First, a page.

Navigating climate uncertainty: Strategic planning with imperfect data
by Sam Gill
The Sustainability Leaders Summit 2023, which brought together executives, leaders and passionate sustainability professionals from diverse industries to discuss and share views on sustainability practises, took place in Melbourne on March 1-2. The summit served as a crucial forum for knowledge sharing, teamwork, and mutual learning on how to hasten the transition to a more sustainable future.
Climate change, the circular economy, sustainable agriculture, renewable energy, and sustainable cities were just a few of the many themes covered at the summit. Policymakers, corporate executives, environmentalists, industry and academics were among the participants.
There were many important lessons gained from the third Sustainability Leaders Summit. I have listed a few takeaways below:
The significance of teamwork in achieving sustainability goals was one of the summit's primary themes. The necessity for collaboration between teams within businesses, and communities in pursuit of a common vision for a more sustainable future was underlined by many of the speakers. It will be necessary to adopt a cooperative mindset and to be willing to share resources and information to successfully implement this collaborative strategy.
‘Collaboration is the new competition’ Siobhan Toohill - Westpac
The need for novel and creative solutions to the environmental problems we confront was emphasised by many of the speakers. This will call for a concentration on research and development as well as a readiness to try new things and take chances. The presenters emphasised the need of using mistakes as opportunities to improve and create.
‘It is crucial to be able to pivot and make decisions quickly to make progress faster rather than waiting for the perfect silver bullet’ Phoebe Dowling – Simplot
The backing of sustainable finance is crucial to facilitating the shift to a low-carbon economy. Financial institutions and investors are essential to promoting sustainable development. More funding is required for clean energy, environmentally friendly infrastructure, and cutting-edge strategies that can lower carbon emissions.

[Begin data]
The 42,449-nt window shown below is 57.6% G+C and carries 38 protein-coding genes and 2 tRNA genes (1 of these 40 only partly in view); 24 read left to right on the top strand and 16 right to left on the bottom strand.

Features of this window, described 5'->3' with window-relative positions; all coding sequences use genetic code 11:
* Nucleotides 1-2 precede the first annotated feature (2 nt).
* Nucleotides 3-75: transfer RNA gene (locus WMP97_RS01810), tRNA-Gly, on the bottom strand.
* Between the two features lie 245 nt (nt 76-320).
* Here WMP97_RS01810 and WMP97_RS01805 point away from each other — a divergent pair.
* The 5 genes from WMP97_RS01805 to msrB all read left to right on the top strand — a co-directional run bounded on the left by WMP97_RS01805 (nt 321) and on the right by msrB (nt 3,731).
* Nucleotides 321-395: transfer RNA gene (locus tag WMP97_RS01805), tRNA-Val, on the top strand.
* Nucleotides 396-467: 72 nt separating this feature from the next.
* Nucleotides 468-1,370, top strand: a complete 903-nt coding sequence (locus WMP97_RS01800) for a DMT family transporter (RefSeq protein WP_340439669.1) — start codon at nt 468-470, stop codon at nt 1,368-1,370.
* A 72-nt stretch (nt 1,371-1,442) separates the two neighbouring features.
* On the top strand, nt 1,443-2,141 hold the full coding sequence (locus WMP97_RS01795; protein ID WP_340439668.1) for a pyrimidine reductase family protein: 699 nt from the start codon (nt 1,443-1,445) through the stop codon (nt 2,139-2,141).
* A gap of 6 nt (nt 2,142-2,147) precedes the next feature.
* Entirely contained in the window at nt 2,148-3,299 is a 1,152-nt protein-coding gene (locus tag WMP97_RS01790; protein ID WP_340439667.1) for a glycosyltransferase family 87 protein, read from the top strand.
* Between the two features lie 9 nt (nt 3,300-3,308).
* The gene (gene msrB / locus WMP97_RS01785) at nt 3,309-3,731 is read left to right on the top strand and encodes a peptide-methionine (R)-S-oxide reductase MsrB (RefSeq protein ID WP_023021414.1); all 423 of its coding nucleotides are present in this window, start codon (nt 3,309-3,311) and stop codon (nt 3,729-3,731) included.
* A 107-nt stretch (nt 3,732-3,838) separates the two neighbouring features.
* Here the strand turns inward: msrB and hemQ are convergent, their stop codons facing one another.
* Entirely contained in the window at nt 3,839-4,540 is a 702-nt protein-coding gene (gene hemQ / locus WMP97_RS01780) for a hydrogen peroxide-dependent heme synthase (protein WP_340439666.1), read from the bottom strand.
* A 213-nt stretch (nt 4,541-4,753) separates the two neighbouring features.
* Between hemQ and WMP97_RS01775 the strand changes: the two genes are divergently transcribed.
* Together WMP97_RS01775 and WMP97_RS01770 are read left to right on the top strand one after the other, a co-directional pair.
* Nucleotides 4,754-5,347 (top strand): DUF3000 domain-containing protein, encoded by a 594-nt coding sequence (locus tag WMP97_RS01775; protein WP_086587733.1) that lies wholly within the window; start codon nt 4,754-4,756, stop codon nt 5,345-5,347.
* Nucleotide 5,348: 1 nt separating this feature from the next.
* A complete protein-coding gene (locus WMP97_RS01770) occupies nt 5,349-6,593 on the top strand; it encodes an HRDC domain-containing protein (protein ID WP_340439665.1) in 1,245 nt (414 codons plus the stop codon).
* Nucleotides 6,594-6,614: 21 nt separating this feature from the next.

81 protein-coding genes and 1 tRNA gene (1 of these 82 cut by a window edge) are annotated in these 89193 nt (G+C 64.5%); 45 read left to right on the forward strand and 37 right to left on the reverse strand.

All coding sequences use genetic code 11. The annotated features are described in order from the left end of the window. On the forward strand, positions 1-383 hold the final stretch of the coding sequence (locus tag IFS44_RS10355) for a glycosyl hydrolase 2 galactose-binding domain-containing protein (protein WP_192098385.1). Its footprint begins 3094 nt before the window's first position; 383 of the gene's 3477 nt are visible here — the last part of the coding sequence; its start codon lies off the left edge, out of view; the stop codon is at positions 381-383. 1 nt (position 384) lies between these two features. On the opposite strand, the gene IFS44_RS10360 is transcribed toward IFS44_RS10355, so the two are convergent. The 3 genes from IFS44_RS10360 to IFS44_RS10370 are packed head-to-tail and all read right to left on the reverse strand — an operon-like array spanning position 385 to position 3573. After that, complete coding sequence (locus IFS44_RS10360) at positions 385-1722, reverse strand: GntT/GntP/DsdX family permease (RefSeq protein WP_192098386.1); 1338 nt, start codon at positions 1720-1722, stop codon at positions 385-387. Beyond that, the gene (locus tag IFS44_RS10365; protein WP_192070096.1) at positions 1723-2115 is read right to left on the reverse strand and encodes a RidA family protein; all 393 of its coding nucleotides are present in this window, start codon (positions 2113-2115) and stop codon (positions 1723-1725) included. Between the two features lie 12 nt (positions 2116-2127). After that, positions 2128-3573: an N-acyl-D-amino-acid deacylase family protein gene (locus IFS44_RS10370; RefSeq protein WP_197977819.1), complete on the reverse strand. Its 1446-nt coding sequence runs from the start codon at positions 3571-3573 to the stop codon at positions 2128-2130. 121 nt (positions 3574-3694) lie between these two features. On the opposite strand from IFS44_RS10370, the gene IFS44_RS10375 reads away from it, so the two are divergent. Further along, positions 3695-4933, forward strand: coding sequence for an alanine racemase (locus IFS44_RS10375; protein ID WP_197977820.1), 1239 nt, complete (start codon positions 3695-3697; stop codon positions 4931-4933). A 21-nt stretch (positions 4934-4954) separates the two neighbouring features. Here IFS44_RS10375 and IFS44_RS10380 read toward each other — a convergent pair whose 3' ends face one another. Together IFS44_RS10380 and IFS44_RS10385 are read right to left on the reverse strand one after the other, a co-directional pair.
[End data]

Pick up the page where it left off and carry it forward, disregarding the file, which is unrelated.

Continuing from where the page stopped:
‘Voluntary action is great, and first adopters get us on the way, but not all the way there. Australia must add 13TW/h per year – that is a turbine a day for the next 8 years. We need to share the burden of responsibility’ Anthony Garnaut – Zen Energy
The summit emphasised the value of addressing social challenges in addition to environmental ones. The need to encourage social inclusion, lessen inequality, and make sure that marginalised populations are not left behind in the shift to a more sustainable future was underlined by speakers. Given the disproportionate effect of environmental degradation on vulnerable groups, this was thought to be especially crucial.
‘Social initiatives are more impactful if it delivers real value rather than just time and really leverages the skills of the organisation’ Ashley Bleeker – BDO
A common thread that come through in many of the speaker presentations and panel discussions were the importance to have CEO and board support. Sustainability teams that have been able to progress quickly have the support of their senior management teams including CEOs.
‘It has become part of who we are, and even our CEO talks about it’ Cate Harris - Lendlease
‘Sustainability is deeply embedded in our corporate DNA’ Sarah Clarke - Mirvac
Perhaps the most pressing takeaway from the summit is that climate action is urgently needed, and it is OK to be the ‘greenie’ in the room. The effects of climate change are already being felt around the world, and urgent action is needed to prevent further damage. This requires bold leadership, innovative solutions, and collaboration across all sectors.